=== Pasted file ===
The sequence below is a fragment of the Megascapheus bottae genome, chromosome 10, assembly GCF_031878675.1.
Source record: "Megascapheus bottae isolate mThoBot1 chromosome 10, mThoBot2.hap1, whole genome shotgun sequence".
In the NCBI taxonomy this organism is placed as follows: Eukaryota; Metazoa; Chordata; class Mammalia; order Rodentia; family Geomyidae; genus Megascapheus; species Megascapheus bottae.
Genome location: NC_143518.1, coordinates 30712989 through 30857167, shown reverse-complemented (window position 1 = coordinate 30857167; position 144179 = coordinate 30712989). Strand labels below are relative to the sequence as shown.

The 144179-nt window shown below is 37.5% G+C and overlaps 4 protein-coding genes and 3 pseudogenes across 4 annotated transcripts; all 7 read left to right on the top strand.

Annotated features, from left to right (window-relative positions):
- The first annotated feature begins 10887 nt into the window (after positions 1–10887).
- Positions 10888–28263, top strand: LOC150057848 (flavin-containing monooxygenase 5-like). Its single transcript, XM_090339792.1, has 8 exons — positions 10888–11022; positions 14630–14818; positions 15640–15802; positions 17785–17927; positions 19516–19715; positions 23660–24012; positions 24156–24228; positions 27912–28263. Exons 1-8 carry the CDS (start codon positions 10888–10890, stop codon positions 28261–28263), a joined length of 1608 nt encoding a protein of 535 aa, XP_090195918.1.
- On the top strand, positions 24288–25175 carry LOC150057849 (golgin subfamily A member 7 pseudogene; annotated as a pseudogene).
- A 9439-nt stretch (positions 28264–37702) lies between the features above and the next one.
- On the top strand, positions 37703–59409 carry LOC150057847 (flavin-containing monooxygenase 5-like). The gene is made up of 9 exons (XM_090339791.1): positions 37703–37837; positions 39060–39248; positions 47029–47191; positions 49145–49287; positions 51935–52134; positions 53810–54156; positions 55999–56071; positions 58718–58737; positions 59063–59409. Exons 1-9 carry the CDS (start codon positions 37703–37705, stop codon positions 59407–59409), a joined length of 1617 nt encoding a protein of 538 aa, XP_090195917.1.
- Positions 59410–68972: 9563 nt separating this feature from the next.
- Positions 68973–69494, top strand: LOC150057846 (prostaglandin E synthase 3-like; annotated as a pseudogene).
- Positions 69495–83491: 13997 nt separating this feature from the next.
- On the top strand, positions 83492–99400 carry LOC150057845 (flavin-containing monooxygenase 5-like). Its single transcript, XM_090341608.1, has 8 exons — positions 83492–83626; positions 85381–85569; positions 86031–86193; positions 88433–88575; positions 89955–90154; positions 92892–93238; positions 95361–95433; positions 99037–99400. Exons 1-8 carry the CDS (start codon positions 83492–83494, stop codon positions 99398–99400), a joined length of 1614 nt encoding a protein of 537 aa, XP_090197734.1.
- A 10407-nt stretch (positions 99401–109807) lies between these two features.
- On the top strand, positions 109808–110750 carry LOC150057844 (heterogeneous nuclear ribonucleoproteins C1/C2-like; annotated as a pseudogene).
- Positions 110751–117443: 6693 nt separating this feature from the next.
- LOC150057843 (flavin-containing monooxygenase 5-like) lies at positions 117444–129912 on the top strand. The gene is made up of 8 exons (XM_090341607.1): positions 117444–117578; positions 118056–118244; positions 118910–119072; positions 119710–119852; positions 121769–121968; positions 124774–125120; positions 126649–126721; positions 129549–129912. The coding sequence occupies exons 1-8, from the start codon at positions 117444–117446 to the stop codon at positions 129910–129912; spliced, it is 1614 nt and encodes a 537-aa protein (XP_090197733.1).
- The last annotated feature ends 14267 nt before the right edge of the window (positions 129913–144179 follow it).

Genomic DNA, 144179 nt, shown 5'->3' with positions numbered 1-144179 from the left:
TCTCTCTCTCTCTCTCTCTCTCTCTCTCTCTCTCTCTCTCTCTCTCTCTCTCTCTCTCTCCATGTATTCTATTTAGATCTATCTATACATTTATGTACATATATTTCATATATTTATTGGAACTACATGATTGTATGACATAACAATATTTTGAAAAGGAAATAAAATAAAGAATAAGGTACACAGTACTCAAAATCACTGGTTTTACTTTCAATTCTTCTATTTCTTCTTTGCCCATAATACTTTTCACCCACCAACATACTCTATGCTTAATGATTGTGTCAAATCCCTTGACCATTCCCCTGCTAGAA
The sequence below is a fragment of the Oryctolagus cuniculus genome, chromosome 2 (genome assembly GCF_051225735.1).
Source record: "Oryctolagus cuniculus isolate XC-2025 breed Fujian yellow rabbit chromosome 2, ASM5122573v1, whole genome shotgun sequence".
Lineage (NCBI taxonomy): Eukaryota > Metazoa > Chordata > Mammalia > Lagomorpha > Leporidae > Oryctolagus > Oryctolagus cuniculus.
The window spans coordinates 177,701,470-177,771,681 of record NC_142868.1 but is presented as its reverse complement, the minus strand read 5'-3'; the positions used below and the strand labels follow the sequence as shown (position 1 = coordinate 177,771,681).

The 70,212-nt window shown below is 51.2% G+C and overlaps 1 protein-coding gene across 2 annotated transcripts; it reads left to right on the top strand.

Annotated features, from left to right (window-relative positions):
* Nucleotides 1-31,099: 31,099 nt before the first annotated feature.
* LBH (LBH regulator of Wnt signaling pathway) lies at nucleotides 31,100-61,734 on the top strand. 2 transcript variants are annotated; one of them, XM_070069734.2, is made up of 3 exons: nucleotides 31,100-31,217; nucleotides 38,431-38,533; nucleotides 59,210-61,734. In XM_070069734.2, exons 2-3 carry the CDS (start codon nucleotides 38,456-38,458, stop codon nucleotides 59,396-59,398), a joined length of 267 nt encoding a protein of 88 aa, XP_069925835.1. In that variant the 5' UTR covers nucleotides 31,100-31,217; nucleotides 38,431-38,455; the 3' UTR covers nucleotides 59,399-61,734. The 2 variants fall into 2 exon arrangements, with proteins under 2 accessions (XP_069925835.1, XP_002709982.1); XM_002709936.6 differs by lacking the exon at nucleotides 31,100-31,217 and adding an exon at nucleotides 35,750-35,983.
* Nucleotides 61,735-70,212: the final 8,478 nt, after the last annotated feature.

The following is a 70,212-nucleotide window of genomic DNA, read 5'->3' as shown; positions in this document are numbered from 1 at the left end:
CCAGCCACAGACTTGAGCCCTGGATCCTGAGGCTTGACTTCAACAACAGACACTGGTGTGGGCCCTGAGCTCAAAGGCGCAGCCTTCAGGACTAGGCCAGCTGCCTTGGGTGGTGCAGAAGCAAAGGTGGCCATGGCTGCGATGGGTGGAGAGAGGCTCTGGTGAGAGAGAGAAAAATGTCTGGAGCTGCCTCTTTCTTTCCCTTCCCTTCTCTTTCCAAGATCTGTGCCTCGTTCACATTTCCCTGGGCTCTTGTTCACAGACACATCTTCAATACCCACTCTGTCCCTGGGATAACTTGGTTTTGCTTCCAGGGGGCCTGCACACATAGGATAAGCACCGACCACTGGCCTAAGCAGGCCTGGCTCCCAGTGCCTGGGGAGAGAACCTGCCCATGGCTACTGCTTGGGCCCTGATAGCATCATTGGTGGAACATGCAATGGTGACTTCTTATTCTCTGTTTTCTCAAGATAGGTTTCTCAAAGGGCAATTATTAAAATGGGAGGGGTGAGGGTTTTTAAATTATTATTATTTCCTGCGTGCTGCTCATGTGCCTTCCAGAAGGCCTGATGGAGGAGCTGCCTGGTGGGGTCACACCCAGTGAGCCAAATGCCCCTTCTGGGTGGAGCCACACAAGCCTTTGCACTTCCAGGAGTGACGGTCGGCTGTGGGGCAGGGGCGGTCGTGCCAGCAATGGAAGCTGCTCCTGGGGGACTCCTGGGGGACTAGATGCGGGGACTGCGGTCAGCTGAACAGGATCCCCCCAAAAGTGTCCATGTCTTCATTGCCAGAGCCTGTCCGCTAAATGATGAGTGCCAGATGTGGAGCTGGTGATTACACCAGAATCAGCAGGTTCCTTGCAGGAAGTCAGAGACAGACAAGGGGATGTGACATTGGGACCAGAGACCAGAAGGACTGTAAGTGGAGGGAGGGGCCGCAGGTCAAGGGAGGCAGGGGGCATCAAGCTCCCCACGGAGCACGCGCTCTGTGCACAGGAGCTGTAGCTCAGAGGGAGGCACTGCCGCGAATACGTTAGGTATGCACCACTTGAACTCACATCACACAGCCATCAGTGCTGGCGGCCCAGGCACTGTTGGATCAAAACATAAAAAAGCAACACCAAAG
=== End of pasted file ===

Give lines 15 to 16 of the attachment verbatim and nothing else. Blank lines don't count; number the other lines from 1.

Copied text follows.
- On the top strand, positions 83492–99400 carry LOC150057845 (flavin-containing monooxygenase 5-like). Its single transcript, XM_090341608.1, has 8 exons — positions 83492–83626; positions 85381–85569; positions 86031–86193; positions 88433–88575; positions 89955–90154; positions 92892–93238; positions 95361–95433; positions 99037–99400. Exons 1-8 carry the CDS (start codon positions 83492–83494, stop codon positions 99398–99400), a joined length of 1614 nt encoding a protein of 537 aa, XP_090197734.1.
- A 10407-nt stretch (positions 99401–109807) lies between these two features.